Internet Addiction among Greek University Students: Demographic Associations with the Phenomenon, using the Greek version of Young's Internet Addiction Test
Internet addiction (IA) is a new disorder described in 1996 by the psychologist Kimberly Young. The aim of this paper is to estimate the percentage of IA among Greek university students. Results of a sample survey among 1876 Greek university students, 18-27 years old, are presented. The questionnaire consisted of eight questions from Young’s Diagnostic Test for Internet Addiction (YDTIA) as well as an inventory including demographic factors and questions about academic performance, computer and Internet use. YDTIA had a good reliability and diagnostic accuracy, tested with Cronbach’s alpha (0.71) and sensitivity analysis. Results show that the percentage of IA (5-8 YDTIA criteria) is 11.6%, while problematic Internet users were (3-8 YDTIA criteria) 34.7%. Men were more likely to be addicted to the Internet than women, and Internet addicted students were associated with poorer academic performance. Multiple logistic regression showed that significant predictors of IA included increased hours of daily Internet use, increased hours visiting chat rooms, sex pages and blogs, male gender, divorced status, poor grades, and accessing the Internet outside of the home. The results of this study will allow health officials to recognise students who are Internet addicted or on the verge of becoming addicted and stress risk factors indicating a need for intervention in order to prevent the appearance of IA.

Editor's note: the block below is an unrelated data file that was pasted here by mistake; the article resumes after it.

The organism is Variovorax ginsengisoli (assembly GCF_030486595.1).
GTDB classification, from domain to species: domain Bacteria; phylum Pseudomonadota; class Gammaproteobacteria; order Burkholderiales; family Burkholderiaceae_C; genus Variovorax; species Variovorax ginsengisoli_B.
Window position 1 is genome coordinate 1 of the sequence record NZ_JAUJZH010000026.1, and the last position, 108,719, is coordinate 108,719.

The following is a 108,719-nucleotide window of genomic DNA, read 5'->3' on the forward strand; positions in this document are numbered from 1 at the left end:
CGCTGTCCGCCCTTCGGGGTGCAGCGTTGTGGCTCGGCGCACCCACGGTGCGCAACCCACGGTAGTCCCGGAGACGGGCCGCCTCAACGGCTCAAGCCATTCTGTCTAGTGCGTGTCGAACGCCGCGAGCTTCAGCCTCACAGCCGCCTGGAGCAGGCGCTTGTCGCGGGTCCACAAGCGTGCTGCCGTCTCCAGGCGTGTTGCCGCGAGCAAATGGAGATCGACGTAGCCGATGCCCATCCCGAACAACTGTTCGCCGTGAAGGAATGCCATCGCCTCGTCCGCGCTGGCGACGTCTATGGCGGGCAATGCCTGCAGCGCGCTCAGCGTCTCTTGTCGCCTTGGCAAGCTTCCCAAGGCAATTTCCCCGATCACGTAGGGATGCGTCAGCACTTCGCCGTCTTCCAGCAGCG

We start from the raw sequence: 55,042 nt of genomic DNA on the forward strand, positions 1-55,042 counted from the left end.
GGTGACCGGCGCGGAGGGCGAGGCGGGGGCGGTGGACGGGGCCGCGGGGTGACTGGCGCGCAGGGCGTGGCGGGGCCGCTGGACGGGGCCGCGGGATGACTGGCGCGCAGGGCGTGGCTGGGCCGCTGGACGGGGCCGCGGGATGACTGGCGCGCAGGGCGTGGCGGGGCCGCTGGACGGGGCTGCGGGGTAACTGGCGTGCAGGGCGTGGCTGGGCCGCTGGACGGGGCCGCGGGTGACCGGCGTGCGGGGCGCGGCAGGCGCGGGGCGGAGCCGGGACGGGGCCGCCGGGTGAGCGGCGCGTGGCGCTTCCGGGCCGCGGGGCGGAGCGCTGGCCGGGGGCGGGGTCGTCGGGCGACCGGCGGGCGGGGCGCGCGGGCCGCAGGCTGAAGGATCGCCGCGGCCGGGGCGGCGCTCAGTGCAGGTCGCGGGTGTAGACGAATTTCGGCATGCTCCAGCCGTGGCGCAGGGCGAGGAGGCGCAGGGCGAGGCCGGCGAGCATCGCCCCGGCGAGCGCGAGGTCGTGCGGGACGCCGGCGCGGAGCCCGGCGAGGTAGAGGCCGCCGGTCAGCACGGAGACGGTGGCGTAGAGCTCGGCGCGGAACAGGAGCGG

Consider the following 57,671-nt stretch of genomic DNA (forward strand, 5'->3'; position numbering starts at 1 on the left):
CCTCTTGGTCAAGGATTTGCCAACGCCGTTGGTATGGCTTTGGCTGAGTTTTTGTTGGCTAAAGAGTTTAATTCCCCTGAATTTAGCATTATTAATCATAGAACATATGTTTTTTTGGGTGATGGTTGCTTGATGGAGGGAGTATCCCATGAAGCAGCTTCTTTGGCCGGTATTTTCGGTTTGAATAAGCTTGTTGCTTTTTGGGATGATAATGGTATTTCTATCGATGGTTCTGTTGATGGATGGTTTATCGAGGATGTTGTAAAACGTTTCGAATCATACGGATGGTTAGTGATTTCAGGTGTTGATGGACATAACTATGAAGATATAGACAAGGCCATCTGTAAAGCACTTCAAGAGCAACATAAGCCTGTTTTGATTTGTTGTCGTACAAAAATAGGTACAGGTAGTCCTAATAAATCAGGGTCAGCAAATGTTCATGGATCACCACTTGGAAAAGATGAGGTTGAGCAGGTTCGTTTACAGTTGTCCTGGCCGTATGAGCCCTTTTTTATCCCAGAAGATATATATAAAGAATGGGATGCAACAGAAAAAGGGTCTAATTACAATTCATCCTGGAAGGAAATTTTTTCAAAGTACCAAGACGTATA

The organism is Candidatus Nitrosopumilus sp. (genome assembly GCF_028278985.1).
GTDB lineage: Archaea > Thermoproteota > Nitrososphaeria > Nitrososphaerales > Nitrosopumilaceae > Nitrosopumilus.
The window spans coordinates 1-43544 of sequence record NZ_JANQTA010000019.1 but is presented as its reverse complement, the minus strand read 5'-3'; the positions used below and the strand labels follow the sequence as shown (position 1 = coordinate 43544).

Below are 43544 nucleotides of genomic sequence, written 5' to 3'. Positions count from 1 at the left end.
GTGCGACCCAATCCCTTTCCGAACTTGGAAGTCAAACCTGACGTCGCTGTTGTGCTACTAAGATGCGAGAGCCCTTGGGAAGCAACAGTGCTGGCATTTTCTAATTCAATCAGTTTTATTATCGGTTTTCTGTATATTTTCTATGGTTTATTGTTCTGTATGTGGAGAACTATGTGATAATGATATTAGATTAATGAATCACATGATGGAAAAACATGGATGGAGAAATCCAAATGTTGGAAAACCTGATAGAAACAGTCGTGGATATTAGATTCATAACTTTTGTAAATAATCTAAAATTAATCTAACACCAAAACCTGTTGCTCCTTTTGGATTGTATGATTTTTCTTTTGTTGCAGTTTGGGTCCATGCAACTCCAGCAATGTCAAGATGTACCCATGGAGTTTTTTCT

Volume (Year): 3 (2010)
Issue (Month): 1 (July)
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